The Racing Post beginner's guide to the Cheltenham Festival
The Cheltenham Festival is the most important week in the jump racing calendar and brings together the best horses, trainers and jockeys in a test of the greatest equine and human talent the sport has to offer.
Across four magnificent days and 28 brilliant races – this year's festival runs from Tuesday, March 16 to Friday, March 19 – racing fans are treated to action of the highest quality.
In normal years the grandstands would be buzzing with excitement, but due to the ongoing coronavirus pandemic festival fans will this year be watching from afar.
There will be plenty of fun to be had throughout a frantic week, and if you're new to the Cheltenham Festival here's what you need to know about the four-day fixture and what makes it so special.
WELCOME TO CHELTENHAM
Paul Nicholls, trainer of Cheltenham Festival legends Kauto Star and Denman, on the significance of the week
The Cheltenham Festival is one of the great sporting occasions. People call it the Olympics of jump racing, but that's exactly what it is. It's about the best of the best.
If you're a trainer, owner, jockey, groom or breeder, you dream of having winners at Cheltenham. Rightly or wrongly, a season can be defined by how successful you are at the festival. In fact, it's what defines careers.
Cheltenham is a unique racecourse. It's anything but straightforward, full of ups, downs and anomalies. The festival is also unique, with the sort of atmosphere I don't think you would find anywhere else.
Most importantly, the festival is a celebration of great horses. In Politologue, we this year have a horse going to the festival for the sixth time. He has taken us on the sort of journey that everyone in the sport wants to experience.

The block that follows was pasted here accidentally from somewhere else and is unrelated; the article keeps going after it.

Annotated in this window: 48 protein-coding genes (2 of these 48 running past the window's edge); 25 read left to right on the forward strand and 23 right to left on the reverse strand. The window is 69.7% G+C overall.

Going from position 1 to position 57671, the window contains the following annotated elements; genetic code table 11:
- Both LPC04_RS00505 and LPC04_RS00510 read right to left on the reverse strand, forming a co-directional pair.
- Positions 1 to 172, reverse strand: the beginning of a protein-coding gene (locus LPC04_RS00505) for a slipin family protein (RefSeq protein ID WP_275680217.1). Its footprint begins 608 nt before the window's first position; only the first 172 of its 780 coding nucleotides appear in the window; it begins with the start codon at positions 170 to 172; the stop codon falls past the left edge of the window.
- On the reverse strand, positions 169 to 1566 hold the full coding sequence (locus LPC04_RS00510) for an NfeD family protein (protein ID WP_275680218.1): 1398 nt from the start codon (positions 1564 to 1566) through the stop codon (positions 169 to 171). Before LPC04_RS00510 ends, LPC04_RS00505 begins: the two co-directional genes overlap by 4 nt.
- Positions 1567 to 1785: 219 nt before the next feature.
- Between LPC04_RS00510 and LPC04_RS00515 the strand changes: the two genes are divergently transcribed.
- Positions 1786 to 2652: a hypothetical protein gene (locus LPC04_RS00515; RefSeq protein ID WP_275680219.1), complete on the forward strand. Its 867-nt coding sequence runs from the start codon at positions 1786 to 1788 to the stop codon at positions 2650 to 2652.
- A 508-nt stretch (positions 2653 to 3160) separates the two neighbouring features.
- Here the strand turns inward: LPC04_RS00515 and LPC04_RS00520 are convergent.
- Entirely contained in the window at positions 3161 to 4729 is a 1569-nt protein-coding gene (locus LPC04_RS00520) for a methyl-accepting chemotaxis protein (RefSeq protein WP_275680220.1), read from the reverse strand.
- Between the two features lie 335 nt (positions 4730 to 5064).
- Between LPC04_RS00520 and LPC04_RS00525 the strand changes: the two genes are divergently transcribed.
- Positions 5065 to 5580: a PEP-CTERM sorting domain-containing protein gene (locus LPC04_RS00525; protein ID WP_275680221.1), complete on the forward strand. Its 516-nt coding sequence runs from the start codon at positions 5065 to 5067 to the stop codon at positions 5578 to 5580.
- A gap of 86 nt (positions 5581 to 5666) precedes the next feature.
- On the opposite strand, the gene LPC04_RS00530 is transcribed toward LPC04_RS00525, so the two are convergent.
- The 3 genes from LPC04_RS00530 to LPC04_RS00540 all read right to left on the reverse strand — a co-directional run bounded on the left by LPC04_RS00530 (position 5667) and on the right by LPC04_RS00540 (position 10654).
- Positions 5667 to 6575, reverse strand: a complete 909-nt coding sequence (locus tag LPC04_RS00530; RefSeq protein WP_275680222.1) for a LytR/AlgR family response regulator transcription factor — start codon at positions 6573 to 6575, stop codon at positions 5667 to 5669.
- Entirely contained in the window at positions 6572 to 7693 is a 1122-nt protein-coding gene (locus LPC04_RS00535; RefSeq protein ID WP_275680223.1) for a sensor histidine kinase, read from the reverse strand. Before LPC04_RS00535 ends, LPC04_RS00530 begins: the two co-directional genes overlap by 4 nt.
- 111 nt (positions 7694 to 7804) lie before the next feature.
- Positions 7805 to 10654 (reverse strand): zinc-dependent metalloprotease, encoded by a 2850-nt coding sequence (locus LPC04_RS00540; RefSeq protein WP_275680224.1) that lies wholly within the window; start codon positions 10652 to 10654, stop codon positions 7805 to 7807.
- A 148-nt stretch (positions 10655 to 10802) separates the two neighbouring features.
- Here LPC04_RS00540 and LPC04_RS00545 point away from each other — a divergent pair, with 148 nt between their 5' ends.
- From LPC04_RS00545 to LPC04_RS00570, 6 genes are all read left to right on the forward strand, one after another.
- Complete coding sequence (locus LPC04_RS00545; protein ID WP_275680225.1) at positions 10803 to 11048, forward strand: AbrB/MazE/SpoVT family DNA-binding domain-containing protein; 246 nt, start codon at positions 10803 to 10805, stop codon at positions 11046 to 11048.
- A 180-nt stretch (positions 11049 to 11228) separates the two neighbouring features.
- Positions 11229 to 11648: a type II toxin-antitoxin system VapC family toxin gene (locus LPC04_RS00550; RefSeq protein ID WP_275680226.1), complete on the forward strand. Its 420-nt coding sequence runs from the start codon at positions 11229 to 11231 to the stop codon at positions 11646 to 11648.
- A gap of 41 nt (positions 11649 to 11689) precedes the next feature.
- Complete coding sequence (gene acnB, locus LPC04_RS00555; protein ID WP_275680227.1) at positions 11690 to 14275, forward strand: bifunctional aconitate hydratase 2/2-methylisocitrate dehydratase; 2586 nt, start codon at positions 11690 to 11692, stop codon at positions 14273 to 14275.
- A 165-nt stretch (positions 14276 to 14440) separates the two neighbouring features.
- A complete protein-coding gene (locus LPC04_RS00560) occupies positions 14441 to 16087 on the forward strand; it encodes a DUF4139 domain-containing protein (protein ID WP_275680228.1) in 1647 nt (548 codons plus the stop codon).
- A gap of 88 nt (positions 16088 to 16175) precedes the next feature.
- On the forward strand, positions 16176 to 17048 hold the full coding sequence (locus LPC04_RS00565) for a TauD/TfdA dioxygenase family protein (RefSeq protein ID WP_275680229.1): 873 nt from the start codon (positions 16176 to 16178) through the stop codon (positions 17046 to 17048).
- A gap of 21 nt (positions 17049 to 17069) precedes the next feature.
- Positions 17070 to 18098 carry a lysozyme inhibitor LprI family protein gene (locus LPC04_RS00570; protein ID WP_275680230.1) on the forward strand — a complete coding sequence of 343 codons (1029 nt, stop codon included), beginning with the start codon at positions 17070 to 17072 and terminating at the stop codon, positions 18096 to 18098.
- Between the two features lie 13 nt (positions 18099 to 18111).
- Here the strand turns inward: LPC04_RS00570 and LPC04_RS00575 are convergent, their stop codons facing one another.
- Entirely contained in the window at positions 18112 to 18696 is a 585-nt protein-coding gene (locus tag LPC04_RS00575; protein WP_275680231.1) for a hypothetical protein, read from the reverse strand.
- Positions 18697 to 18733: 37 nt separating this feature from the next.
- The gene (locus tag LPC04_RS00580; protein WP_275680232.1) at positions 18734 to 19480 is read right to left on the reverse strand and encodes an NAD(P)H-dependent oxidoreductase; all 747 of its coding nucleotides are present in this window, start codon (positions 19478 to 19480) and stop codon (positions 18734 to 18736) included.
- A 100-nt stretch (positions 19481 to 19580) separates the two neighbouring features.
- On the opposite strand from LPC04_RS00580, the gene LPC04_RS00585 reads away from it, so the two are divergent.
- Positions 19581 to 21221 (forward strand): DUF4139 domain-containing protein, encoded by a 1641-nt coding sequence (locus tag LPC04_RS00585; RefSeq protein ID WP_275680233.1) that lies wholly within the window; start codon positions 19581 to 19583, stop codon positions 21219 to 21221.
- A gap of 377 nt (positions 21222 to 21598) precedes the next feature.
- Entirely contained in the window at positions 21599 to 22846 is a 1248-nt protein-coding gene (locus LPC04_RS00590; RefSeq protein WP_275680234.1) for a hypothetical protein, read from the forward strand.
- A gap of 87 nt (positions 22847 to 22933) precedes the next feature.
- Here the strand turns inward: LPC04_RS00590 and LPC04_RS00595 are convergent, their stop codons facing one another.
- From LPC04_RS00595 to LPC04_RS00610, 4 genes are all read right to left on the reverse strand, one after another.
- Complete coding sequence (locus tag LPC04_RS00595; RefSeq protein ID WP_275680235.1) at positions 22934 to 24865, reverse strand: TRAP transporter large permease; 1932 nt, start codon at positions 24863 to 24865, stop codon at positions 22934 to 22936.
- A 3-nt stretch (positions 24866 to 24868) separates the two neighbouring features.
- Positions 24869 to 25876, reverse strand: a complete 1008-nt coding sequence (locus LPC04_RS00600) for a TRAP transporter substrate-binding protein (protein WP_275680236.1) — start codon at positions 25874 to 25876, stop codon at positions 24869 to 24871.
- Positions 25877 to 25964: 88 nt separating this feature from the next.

Everything leads to the Gold Cup, the highlight of the entire festival. If you are in any way involved in the sport it's the blue riband, the thing that more than anything you aspire to be involved in. There is no feeling in the world like walking into Cheltenham's winner's enclosure after you've won the Gold Cup. I honestly cannot describe it, except to say that it's something I want to experience again.
FOUR THINGS YOU MUST KNOW
By Lee Mottershead, award-winning Racing Post reporter
1 Cheltenham is one racecourse with two main tracks. The festival's opening two afternoons on Tuesday and Wednesday are staged on the Old course, which finishes closest to the grandstands. It's then out with the Old and in with the New course for Thursday and Friday. This is to the inside of the Old course but it is also more galloping in nature. There's also a cross-country track, situated largely in the infield and used once during the festival on Wednesday.
You can read more about the track and the races here.